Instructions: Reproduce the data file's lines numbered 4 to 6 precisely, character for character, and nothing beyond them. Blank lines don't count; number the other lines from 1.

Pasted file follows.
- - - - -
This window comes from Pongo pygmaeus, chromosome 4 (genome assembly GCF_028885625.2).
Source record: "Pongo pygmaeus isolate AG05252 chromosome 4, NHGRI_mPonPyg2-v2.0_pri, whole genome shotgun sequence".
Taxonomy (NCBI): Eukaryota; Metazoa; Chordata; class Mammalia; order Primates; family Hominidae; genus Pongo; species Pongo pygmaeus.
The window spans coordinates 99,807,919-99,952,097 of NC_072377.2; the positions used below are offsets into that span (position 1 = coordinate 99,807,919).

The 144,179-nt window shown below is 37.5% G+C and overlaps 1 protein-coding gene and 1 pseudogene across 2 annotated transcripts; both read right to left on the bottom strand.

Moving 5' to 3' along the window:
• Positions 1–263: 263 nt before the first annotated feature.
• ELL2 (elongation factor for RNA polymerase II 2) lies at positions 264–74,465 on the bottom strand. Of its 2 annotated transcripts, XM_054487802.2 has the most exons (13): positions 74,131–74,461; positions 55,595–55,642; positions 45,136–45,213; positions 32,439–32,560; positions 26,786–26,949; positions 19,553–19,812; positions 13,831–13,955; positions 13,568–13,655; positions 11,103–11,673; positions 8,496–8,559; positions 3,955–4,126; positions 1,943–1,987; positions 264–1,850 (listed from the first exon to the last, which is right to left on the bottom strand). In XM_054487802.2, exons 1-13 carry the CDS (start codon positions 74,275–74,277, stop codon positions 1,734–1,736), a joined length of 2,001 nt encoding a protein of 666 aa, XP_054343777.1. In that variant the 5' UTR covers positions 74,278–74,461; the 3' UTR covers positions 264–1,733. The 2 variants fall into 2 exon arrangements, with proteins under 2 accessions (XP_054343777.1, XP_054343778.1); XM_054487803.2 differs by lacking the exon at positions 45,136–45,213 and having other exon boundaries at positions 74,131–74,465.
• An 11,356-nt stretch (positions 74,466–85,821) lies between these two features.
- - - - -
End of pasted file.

The window spans coordinates 99,807,919-99,952,097 of NC_072377.2; the positions used below are offsets into that span (position 1 = coordinate 99,807,919).

The 144,179-nt window shown below is 37.5% G+C and overlaps 1 protein-coding gene and 1 pseudogene across 2 annotated transcripts; both read right to left on the bottom strand.

Moving 5' to 3' along the window: